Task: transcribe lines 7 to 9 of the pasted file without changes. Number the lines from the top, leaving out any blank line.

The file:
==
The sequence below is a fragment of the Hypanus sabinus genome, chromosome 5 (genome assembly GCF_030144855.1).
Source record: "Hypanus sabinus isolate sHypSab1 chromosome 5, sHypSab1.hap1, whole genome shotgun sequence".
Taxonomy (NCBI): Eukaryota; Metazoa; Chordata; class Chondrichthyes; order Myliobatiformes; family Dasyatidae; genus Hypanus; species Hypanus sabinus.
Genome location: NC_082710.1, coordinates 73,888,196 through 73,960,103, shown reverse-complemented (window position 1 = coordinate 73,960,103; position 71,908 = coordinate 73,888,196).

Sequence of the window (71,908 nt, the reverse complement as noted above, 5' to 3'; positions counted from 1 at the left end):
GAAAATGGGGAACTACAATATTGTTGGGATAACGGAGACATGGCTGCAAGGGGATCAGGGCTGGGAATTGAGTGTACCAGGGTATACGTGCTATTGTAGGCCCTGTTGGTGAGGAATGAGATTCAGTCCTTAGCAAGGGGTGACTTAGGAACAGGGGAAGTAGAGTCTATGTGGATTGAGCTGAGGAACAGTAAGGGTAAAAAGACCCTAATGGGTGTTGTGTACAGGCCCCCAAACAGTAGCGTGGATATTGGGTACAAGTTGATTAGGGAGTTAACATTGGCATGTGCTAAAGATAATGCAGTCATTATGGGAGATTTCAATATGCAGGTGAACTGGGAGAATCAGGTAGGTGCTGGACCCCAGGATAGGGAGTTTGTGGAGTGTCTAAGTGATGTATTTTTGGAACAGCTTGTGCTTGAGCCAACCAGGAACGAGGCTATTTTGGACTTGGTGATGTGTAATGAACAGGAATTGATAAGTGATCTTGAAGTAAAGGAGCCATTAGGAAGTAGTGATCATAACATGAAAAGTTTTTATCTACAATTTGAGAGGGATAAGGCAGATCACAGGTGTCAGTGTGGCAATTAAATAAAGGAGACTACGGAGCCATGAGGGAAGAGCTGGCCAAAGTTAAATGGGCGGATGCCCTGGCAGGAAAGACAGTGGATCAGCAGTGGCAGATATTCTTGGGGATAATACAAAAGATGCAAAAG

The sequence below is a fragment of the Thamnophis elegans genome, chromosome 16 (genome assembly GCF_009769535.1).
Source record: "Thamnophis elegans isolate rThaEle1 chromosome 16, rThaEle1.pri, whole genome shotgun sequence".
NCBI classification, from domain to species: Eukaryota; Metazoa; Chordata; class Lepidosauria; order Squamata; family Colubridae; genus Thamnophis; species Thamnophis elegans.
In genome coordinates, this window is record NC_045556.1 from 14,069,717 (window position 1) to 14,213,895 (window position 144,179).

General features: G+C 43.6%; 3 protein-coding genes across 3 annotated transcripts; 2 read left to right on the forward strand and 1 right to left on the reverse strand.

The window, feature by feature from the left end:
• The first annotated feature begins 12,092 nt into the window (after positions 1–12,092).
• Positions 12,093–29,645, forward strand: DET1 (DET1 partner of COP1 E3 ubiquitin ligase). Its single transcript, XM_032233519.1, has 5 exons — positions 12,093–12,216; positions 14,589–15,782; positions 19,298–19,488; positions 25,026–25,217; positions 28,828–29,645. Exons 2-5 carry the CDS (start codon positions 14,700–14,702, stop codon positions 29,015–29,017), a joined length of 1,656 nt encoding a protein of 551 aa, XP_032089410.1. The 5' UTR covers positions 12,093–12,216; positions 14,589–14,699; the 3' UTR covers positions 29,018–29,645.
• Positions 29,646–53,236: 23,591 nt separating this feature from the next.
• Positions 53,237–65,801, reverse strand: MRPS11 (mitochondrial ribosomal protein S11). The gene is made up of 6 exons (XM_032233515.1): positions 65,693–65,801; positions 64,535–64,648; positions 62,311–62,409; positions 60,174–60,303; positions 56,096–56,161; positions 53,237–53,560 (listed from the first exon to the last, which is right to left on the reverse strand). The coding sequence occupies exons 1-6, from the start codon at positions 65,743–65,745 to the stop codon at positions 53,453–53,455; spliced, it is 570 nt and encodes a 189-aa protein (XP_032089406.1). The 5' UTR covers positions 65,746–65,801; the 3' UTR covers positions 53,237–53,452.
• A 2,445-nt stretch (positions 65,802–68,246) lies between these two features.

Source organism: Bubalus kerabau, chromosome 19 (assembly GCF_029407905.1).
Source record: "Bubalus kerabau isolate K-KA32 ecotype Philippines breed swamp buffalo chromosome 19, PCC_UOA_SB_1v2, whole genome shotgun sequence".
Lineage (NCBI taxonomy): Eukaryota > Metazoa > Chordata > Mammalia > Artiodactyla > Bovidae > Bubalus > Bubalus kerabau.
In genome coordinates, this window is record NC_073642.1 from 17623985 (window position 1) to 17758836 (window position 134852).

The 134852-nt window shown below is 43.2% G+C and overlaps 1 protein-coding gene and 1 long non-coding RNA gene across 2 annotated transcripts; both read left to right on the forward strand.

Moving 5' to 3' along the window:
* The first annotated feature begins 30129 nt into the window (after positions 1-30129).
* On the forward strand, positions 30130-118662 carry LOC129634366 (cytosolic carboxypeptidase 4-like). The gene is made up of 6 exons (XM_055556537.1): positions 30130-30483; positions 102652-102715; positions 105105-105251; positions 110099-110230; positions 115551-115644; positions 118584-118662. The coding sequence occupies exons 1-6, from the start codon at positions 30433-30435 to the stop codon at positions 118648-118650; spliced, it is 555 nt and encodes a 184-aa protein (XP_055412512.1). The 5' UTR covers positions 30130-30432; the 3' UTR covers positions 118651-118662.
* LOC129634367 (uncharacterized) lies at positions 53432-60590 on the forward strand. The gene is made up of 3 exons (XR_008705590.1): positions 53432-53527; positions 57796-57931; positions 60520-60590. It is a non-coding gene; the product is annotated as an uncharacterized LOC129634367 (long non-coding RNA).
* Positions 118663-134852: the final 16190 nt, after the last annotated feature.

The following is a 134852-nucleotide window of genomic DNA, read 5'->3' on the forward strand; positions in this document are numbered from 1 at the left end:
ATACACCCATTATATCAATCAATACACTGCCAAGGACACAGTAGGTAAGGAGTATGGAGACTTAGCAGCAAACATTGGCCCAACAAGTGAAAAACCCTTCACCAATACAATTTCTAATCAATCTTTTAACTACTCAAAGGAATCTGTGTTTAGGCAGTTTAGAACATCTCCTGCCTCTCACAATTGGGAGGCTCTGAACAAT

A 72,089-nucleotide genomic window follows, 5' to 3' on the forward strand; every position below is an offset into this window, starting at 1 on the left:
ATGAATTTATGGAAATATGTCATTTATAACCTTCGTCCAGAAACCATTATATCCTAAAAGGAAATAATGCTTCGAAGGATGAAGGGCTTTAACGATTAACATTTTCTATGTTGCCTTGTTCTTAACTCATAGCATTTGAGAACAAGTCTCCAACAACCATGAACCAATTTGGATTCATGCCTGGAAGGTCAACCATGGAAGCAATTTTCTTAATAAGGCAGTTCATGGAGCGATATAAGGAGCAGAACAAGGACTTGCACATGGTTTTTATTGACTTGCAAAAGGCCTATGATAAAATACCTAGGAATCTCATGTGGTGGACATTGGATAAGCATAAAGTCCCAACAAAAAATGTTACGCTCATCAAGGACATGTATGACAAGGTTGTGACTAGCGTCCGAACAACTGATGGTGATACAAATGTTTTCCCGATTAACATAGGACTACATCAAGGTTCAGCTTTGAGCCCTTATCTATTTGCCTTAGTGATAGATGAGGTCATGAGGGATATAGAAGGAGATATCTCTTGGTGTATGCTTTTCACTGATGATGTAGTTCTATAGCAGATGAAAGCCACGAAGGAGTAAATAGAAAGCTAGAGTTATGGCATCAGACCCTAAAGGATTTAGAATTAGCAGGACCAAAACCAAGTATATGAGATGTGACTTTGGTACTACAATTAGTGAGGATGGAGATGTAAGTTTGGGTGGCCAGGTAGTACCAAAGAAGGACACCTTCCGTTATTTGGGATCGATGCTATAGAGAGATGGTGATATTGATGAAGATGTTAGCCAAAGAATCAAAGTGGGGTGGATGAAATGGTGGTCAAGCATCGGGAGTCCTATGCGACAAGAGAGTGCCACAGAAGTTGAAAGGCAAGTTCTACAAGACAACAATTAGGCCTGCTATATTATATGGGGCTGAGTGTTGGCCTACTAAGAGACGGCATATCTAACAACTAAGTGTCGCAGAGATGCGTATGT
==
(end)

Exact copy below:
The sequence below is a fragment of the Thamnophis elegans genome, chromosome 16 (genome assembly GCF_009769535.1).
Source record: "Thamnophis elegans isolate rThaEle1 chromosome 16, rThaEle1.pri, whole genome shotgun sequence".
NCBI classification, from domain to species: Eukaryota; Metazoa; Chordata; class Lepidosauria; order Squamata; family Colubridae; genus Thamnophis; species Thamnophis elegans.